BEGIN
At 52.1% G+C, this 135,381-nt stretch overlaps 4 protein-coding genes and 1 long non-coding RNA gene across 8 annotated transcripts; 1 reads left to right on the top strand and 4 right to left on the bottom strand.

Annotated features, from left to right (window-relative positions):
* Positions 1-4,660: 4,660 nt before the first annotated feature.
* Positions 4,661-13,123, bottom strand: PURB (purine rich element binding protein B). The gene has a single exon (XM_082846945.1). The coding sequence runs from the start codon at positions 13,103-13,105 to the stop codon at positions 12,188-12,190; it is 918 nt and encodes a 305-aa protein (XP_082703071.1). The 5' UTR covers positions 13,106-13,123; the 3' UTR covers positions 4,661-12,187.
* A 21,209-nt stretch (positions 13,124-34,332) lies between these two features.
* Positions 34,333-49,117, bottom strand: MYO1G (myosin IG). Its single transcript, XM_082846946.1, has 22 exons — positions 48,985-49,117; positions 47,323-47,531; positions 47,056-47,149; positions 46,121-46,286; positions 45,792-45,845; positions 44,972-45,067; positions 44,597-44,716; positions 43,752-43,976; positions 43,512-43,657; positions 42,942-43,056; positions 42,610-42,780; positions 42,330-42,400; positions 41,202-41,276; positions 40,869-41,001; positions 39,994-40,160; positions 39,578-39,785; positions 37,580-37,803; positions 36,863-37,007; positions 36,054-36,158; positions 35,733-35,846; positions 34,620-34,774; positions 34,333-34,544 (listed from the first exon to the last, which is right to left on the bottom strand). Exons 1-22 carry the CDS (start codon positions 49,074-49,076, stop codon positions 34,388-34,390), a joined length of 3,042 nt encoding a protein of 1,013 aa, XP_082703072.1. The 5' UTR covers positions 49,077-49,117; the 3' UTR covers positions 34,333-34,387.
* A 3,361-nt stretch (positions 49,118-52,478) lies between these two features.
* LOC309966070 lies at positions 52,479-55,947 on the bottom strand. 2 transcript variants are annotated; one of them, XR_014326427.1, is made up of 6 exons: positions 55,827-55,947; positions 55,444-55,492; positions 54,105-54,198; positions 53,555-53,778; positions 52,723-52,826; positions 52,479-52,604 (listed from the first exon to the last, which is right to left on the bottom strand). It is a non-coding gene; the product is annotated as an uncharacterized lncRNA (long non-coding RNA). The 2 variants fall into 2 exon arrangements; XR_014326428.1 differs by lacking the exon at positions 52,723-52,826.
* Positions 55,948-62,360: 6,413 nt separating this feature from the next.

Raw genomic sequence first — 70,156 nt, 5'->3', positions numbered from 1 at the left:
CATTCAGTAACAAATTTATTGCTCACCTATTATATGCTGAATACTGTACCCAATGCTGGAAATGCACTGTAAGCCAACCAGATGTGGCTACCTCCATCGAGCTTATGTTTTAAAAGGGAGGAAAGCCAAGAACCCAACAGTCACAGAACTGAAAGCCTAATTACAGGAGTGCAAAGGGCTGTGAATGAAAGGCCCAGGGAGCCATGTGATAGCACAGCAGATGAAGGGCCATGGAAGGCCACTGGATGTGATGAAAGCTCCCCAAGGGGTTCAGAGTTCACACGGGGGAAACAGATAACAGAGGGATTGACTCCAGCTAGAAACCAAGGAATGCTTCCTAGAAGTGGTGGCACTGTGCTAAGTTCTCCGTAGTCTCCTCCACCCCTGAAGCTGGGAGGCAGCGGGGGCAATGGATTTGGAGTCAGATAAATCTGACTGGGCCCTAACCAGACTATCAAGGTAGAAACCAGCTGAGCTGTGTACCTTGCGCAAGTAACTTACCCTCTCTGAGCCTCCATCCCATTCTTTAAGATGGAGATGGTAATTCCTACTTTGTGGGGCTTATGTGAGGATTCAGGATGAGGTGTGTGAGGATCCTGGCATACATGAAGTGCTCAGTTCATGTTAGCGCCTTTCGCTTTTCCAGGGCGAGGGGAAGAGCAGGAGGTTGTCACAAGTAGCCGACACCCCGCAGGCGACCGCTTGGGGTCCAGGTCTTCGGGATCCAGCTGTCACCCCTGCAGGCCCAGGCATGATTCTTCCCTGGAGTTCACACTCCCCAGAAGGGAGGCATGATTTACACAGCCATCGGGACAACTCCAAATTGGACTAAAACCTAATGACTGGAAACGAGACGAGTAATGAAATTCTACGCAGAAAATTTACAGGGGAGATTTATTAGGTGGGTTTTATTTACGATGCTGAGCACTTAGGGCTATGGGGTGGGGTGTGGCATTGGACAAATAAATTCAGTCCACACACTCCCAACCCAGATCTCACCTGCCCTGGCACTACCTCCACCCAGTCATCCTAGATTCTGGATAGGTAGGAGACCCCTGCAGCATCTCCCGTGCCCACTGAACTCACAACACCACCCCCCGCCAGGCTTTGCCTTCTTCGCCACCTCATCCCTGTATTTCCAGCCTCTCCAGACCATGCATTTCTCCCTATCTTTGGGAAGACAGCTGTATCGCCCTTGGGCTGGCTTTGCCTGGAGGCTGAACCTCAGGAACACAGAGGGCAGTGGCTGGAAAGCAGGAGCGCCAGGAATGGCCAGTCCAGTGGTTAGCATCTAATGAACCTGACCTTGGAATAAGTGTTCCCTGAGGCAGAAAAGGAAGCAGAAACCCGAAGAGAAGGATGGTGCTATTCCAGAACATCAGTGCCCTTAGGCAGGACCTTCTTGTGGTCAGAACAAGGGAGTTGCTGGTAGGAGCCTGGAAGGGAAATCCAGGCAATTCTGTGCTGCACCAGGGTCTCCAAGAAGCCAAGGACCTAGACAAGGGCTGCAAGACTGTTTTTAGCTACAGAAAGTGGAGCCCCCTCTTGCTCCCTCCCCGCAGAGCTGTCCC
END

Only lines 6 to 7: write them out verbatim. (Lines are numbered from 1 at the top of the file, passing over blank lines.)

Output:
* Positions 34,333-49,117, bottom strand: MYO1G (myosin IG). Its single transcript, XM_082846946.1, has 22 exons — positions 48,985-49,117; positions 47,323-47,531; positions 47,056-47,149; positions 46,121-46,286; positions 45,792-45,845; positions 44,972-45,067; positions 44,597-44,716; positions 43,752-43,976; positions 43,512-43,657; positions 42,942-43,056; positions 42,610-42,780; positions 42,330-42,400; positions 41,202-41,276; positions 40,869-41,001; positions 39,994-40,160; positions 39,578-39,785; positions 37,580-37,803; positions 36,863-37,007; positions 36,054-36,158; positions 35,733-35,846; positions 34,620-34,774; positions 34,333-34,544 (listed from the first exon to the last, which is right to left on the bottom strand). Exons 1-22 carry the CDS (start codon positions 49,074-49,076, stop codon positions 34,388-34,390), a joined length of 3,042 nt encoding a protein of 1,013 aa, XP_082703072.1. The 5' UTR covers positions 49,077-49,117; the 3' UTR covers positions 34,333-34,387.
* A 3,361-nt stretch (positions 49,118-52,478) lies between these two features.